As a result in March of 1804 the … Territory of Orleans … was denied any sort of self-government … So a people of immense culture were deprived of any political voice, while the hordes of illiterate frontiersmen who soon poured in, had the rights of citizens. Apparently Jefferson had forgotten the words he had written so long before in the Declaration, about the “just consent of the governed.”
The later President Monroe (of the famed Monroe doctrine) is quoted in consulting Jefferson:
“Do we wish to acquire to our confederacy any one or more of the Spanish provinces? I candidly confess that I ever have ever looked on Cuba as the most interesting addition which could ever be made to our system of states. The control which, with Florida point, this island would give us over the gulf of Mexico and the countries and the isthmus bordering on it, as well as those whose waters flow into it, would fill up the measure of our political well being.”
All these are but brief glimpses into a picture Coulombe slowly, meticulously builds up, a picture in which the descendents of the English colonists of the Northeast in particular, come to dominate the whole of what is now the United States …
But this is not simply a picture of political conquest, but of religious and cultural conquest as well.
For at the heart of this saga is a depiction of an America based on a very definite kind of conquering religious and cultural matrix which mutates over the centuries, but still has discernible roots in Calvinist Puritanism. As to these roots, I think it well to turn now to Coulombe at length:
“In 1620 the Pilgrims landed at Plymouth Rock in Massachusetts … this was in many ways the birth of the United States as we know them. The pilgrim fathers are stock-pieces of our national folklore. We celebrate in emulation of them Thanksgiving day; our proudest families claim descent from them ….
Because of their belief in predestination, and further that predestination to Heaven could be seen by material blessings given by God to his elect … they set great store by wealth.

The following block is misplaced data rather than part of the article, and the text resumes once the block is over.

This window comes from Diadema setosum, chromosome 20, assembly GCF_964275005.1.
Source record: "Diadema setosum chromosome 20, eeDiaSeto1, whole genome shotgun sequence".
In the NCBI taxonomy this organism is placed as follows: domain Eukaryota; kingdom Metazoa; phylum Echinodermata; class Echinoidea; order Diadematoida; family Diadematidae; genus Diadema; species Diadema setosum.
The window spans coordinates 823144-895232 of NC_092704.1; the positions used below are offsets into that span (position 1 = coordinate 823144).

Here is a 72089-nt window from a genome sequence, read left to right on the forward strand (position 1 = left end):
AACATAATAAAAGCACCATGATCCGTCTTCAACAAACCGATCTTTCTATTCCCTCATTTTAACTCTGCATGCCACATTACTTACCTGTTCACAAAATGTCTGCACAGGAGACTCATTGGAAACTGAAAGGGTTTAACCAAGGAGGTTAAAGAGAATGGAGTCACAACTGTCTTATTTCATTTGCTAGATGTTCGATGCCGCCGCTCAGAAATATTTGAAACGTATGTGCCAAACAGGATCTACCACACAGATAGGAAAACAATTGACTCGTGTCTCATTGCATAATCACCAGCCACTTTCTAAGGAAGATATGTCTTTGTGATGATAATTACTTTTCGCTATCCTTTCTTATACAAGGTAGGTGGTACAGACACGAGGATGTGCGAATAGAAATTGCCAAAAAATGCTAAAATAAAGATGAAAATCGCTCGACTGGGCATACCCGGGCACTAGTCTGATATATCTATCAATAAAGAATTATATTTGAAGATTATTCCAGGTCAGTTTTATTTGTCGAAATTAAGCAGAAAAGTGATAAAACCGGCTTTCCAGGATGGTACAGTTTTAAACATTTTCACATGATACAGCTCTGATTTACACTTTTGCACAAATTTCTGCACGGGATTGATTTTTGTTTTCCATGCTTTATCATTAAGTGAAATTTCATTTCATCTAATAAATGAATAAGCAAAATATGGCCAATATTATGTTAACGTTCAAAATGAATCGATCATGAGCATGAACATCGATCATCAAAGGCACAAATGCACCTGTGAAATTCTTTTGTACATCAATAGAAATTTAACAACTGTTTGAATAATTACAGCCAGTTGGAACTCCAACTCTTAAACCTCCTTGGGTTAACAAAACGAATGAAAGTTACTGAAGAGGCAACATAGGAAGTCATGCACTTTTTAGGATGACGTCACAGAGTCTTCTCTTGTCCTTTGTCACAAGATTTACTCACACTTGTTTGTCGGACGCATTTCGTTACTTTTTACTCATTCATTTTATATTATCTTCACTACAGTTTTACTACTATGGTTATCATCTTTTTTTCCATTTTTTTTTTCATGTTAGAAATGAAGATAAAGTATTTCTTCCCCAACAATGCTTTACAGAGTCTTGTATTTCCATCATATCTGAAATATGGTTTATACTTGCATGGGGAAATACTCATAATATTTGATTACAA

Material success was a sure sign of moral superiority; so everything that contributed to this, thrift, industriousness and so on, became not merely a means to an end, but religious duty. Similarly those who were poor or enjoyed pleasures other than those of labor were considered damned.
Added to this was their hatred of much of the arts; initially because they considered them idolatrous (had they not resulted in Catholic statues and icons?) but finally because they did not conduce themselves to wealth.
To be fair, the Puritans did try to give their tools and implements a certain sparse beauty, but these were legitimate only because they were first and foremost tools, rather than mere ornaments. If a thing or action was pleasant or pleasurable on its own, it was suspect unless also profitable.
Further identifying themselves with the children of Israel in the Old Testament, they considered all those whom they encountered, Indians, French, Spanish and even non-puritan English – to be the equivalent of the Canaanites and so to be treated the same way, without mercy.
Lacking confession, personal sin was elevated from a question for the penitent and his confessor into a matter for the whole community … Malicious gossip … became thereby a civic duty…
In much diluted form, these basic attitudes remain very much alive today in this country.”
The Puritans then believed they had a pure form of Christianity stripped of Catholic accretions – including for example Christmas. In the course of the book, the author will suggest how this stripped-down “purified” take on Christianity will naturally slide into innovations even further removed from Catholicism, including New England Unitarianism and Deism, which become subtly powerful currents shaping history out of all proportion to their actual adherents.
Thus in speaking of the Founding Fathers Coulombe remarks that after the Revolution:
“The local oligarchy in each state … tended to be … less interested in spreading the doctrines of the American Revolution around the world than in making a profit at home. But for the more ideologically motivated among them this was not enough. Massachusetts was too small for John Adams, Pennsylvania for Franklin, Virginia for Madison and so on.
For such as these it was not enough to have a little string of colonies hugging the Atlantic coast: they wished to lay the foundations of a great commonwealth which, dedicated to the principles of the Enlightenment and Freemasonry, would serve as model for and steppingstone to a world state based on the same ideals. For such as these, the American was to be a new kind of man.